The hyperconnected have a much higher adoption of communication devices and applications than those in other clusters, they are reasonably happy with their work/life balance, even though they use almost all devices and applications for both, and are willing to communicate with work on vacation, in restaurants, from bed and even in their place of worship.  

- Asia Pacific is leading the way

The largest percentage of hyperconnected are in the Asia Pacific region. And, while hyperconnected workers can be found in all countries, they are higher than average in the U.S. and China, lowest in Canada and the United Arab Emirates.  

- Latin America is emerging fast with the largest percentage of Hyper / Increasingly Connected

64 percent of the workforce in Latin America is either hyperconnected or increasingly connected, compared to 59 percent in Asia Pacific, 50 percent in Europe, and 44 percent in North America.  

- Europe and the Middle East rely heavily on instant and text messaging in business

Over 50 percent of EMEA respondents - more than twice the number of North American respondents - said they use instant and text messaging for business.  

- 40 percent of business users will be hyperconnected within five years

With an aging workforce retiring, younger employees entering, a current majority of increasingly connected users, 40 percent of the workforce may be hyperconnected within next few years.  

- Enterprises will compete for talent

As baby boomers retire, corporations will find themselves increasingly competing for talent. Hyperconnected individuals expect to work in a rich communications environment and consider the newer solutions a condition of their employment. They don't want just anywhere, anytime communications - they demand it "everywhere, all the time."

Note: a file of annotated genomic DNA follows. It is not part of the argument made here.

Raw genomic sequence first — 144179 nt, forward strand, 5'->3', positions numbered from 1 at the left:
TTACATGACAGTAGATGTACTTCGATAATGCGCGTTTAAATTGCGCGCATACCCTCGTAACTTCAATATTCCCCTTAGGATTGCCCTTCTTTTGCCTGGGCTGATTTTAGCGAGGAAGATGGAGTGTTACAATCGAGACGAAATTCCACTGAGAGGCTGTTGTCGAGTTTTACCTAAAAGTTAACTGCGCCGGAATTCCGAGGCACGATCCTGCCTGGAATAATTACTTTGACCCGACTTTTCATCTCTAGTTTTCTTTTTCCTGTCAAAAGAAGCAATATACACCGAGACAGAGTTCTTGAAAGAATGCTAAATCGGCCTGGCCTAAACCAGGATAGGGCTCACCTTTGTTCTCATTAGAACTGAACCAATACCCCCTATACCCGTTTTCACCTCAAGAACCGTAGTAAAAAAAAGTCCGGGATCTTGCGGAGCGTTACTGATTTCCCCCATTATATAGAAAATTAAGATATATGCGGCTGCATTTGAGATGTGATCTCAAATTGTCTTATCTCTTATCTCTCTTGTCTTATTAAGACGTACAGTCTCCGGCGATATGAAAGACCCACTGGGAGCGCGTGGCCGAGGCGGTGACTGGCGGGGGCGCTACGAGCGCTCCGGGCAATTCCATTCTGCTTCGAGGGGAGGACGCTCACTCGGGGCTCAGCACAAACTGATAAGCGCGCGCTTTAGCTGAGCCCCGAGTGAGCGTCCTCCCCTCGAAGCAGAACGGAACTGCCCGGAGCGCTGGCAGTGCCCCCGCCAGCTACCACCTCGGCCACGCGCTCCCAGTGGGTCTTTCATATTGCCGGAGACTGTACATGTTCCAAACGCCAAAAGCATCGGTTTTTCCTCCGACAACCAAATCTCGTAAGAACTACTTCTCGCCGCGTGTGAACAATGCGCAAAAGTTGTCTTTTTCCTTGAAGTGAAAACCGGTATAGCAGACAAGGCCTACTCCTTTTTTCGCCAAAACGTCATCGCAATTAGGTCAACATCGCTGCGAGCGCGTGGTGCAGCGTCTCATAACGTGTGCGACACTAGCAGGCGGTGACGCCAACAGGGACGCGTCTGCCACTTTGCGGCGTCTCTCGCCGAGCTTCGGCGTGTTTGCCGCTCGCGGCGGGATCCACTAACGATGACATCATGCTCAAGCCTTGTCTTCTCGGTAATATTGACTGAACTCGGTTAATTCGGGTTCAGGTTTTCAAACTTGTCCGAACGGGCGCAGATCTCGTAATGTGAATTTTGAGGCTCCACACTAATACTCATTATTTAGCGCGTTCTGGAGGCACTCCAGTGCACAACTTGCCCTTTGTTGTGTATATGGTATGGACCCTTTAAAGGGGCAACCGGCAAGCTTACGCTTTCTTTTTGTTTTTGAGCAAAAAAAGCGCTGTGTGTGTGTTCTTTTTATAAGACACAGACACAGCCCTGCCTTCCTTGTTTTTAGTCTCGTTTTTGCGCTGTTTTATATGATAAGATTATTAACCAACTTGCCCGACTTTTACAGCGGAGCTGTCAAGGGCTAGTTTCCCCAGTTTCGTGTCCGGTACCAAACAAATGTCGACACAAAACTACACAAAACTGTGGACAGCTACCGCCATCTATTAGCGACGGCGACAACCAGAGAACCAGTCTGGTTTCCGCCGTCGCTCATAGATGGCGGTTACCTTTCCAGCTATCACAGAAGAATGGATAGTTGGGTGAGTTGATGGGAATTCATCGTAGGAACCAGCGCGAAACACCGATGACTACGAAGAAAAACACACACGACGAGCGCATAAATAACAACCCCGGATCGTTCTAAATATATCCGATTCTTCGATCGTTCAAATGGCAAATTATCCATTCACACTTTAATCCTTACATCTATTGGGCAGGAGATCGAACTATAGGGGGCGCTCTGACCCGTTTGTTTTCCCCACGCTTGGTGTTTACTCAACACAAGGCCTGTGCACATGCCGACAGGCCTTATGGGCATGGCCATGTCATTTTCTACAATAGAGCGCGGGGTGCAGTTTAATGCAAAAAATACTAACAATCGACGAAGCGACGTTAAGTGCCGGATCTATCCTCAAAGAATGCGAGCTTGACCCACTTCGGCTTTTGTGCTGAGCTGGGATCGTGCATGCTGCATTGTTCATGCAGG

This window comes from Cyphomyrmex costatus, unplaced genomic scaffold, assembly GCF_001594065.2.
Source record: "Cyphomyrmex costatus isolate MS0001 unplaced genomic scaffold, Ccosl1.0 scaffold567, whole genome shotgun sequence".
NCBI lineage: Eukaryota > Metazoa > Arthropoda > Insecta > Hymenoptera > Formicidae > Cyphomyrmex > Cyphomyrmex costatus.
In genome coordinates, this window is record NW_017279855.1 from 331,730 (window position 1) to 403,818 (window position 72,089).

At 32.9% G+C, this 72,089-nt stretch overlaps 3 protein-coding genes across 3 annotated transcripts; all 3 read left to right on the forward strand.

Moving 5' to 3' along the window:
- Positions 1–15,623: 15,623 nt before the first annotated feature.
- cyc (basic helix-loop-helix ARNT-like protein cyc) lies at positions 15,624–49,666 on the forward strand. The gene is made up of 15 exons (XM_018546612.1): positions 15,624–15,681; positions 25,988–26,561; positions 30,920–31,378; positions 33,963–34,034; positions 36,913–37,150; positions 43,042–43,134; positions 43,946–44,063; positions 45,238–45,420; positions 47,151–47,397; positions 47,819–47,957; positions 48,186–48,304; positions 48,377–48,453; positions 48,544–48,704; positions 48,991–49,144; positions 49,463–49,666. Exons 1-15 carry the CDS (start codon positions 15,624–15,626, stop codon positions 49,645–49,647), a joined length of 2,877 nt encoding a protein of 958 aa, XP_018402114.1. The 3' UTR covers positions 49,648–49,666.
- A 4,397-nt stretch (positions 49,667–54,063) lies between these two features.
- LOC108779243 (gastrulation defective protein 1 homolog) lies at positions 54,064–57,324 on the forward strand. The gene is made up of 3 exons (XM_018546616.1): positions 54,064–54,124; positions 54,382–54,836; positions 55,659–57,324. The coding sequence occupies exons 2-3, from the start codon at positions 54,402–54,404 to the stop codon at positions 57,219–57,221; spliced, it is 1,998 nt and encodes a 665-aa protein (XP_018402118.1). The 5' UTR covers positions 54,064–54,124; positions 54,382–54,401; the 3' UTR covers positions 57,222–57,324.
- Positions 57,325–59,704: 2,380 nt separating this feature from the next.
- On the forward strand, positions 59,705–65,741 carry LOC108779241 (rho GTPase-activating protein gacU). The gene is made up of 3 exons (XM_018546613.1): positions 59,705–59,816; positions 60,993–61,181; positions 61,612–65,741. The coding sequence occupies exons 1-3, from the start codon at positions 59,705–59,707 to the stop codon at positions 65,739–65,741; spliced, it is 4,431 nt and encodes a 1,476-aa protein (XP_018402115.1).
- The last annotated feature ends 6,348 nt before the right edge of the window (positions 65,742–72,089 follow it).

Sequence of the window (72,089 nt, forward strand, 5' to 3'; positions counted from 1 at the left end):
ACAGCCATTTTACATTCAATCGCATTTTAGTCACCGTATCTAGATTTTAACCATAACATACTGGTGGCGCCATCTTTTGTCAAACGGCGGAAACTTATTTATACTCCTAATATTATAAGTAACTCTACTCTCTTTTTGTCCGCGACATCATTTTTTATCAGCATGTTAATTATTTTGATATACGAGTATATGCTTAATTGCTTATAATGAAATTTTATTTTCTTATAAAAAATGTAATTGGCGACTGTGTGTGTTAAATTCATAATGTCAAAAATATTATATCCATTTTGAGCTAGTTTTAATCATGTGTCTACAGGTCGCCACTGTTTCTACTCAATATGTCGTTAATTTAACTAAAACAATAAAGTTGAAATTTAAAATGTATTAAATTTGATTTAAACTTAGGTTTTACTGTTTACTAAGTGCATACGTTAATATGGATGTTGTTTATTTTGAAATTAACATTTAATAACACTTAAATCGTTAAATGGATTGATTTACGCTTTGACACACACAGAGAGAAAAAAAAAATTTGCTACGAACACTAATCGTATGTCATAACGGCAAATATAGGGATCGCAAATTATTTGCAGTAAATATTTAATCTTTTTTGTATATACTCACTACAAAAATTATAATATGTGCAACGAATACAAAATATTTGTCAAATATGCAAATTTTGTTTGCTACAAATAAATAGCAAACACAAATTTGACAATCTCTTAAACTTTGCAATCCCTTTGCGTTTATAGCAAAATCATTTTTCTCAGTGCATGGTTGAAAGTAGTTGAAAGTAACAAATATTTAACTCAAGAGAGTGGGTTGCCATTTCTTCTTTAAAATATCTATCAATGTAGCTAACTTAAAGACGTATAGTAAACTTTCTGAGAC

- Phones more important than wallets and keys

When asked which item people would take if they had to leave the house for 24 hours more than 38 percent of global respondents chose their mobile phone over their wallet, keys, laptop and MP3 player. Less than 30 percent chose their wallet first. In Latin America, more than 50 percent chose their mobile phone over any other item. The hyperconnecteds preferred their laptops.  

- Social network adoption growing in the enterprise

More than one in three people use social networks and online communities such as blogs, wikis, and online forums for business communication - with CALA workers leading the world. Personal postings to social networks and online communities are nearly three times as common as business postings.  

- Enterprises struggling with disparate communications

Nearly one in five respondents found it hard to manage multiple disparate sources of communication. Users in the finance and high tech segments are the most dissatisfied with the way their companies manage multiple communications sources. More than 25 percent said their corporate systems are slow and unreliable.  

- Different industries, different stories

Hyperconnectivity varies by industry, from 9 percent of respondents in healthcare to 25 percent in high tech and 21 percent in finance industries.  

- Multiple devices are the global norm

70 percent of respondents connect to the Internet at home with more than one device. In Asia Pacific that number jumps to 80 percent. Nearly 80 percent of 18 to 34 year olds connect to the Internet at home with more than one device.

To read the complete IDC white paper, "The Hyperconnected - Here They Come!", sponsored by Nortel, May 2008, or to find out more about the emerging era of hyperconnectivity, visit:


About Nortel

Nortel is a recognized leader in delivering communications capabilities that make the promise of Business Made Simple a reality for our customers. Our next-generation technologies, for both service provider and enterprise networks, support multimedia and business-critical applications. Nortel's technologies are designed to help eliminate today's barriers to efficiency, speed and performance by simplifying networks and connecting people to the information they need, when they need it. Nortel does business in more than 150 countries around the world.

(i) Source: IDC White Paper, "The Hyperconnected - Here They Come!" sponsored by Nortel, May 2008

(1) Nortel, the Nortel logo and the Globe mark are trademarks of Nortel Networks.